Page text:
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Tomorrow's Garden (Texas Dreams Series #3)

Tomorrow's Garden (Texas Dreams Series #3)

4.2 35
by Amanda Cabot

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Harriet Kirk is certain that becoming Ladreville's schoolteacher is just what she needs—a chance to put the past behind her and give her younger siblings a brighter tomorrow. What she didn't count on was the presence of handsome former Texas Ranger Lawrence Wood—or the way he slowly but surely claims her fragile heart. But can Harriet and Lawrence ever


Harriet Kirk is certain that becoming Ladreville's schoolteacher is just what she needs—a chance to put the past behind her and give her younger siblings a brighter tomorrow. What she didn't count on was the presence of handsome former Texas Ranger Lawrence Wood—or the way he slowly but surely claims her fragile heart. But can Harriet and Lawrence ever truly put the past behind them in order to find happiness?

Readers will love this story of overcoming powerful odds and grabbing hold of happiness. Book 3 in the Texas Dreams series.

Product Details

Baker Publishing Group
Publication date:
Texas Dreams Series , #3
Sales rank:
Product dimensions:
5.50(w) x 8.40(h) x 1.20(d)

Meet the Author

Amanda Cabot is an accomplished author under various pen names and a popular speaker. The author of Paper Roses and Scattered Petals, she is also a charter member of Romance Writers of America, the co-founder of its New Jersey chapter, a member of the ACFW, and an avid traveler. She lives in Wyoming.

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Tomorrow's Garden 4.3 out of 5 based on 0 ratings. 35 reviews.
HisChild More than 1 year ago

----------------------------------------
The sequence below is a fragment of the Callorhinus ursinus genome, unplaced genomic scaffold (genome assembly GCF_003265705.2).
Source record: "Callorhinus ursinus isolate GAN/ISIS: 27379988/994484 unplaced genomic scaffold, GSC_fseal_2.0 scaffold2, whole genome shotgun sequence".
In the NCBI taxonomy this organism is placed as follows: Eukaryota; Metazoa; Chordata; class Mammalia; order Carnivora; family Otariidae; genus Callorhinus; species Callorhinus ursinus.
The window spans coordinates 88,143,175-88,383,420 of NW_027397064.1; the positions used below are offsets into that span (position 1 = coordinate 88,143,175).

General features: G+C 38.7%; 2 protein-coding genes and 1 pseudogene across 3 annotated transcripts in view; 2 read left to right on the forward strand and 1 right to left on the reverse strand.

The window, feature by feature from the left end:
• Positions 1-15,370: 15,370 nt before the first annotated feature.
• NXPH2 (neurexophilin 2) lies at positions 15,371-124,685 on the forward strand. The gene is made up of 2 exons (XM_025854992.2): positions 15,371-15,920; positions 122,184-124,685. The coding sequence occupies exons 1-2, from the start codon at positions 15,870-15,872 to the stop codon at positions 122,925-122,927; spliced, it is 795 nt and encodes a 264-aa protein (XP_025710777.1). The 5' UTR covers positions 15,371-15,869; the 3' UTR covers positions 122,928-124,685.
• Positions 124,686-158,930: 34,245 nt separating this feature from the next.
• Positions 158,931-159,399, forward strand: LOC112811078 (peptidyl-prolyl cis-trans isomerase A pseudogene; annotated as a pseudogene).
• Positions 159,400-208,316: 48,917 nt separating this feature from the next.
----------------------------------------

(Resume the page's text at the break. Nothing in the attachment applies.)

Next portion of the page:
Tomorrow's Garden is Book #3 in the popular series, Texas Dreams, written by the talented and gifted author, Amanda Cabot. Without having read to first two books, I had no difficulty at all in following the story line and feel that this book can stand alone and be thoroughly enjoyed without the benefit of reading the first books. There are two major components that I look for when reading a book. One component, of course, is that it must be enjoyable and entertaining. Tomorrow's Garden fulfills this need on many levels. The characters are well-developed and possess personalities that are believable, complete with very real flaws and redeeming attributes. The storyline is captivating and moves along at a pace that quickly grabs the reader and catches them up in the action in such a way that they feel as if they are a partner in the unfolding drama. A good story transports the reader to another reality, a time and place that exist only in the reader's mind and the words on the page. Based on these criteria, Tomorrow' Garden successfully accomplishes the objectives. The second feature that I look for is "does the book help me to be a better person?" Most of the time I read Christian fiction because in it I find elements that minister to me and make me examine my life and attempt to become a better person/Christian as a result. This does not in any way mean that the book must preach or sermonize. The intent can be achieved quite readily without going to these lengths. Indeed, much of Jesus Christ's ministry consisted of telling stories in the form of parables in order to deliver His message. So too, can a book of Christian fiction minister in this manner. Specifically, Tomorrow's Garden delivers a message of patience, of waiting upon the Lord for the answers which will be revealed in His time. Amanda Cabot has skillfully shown, through the simple act of having her students plant a garden, the lesson of patience found in James 5:7 (KJV) which states "the husbandman waiteth for the precious fruit of the earth, and hath long patience for it..." It also speaks a message of hope and reinforces the fact that through Christ we have hope of deliverance, both in this temporal life and also eternity. Harriet and Lawrence both lived with a dreadful fear, a fear that, based on past events in their lives, was completely justified. Harriet's every action was governed by an emotional fear that was planted in her by her hypocritical parents and also by a physical fear based on the circumstances surrounding their death. To the observer, the actions and reactions of Harriet and Lawrence are seemingly irrational but, when the full picture is revealed, it is readily apparent why each of them responded in the manner that they did to events that transpired. This book fulfills my personal requirements to be qualified as an extremely good book. This is one that I will read more than once. I highly recommend this book to you and hope that you will waste no time in getting your own copy of Tomorrow's Garden. You won't be sorry you did! Tomorrow's Garden was provided to me by Revell, a division of Baker Publishing Group for review purposes. I was not obligated to give a positive review and received no other compensation for this revie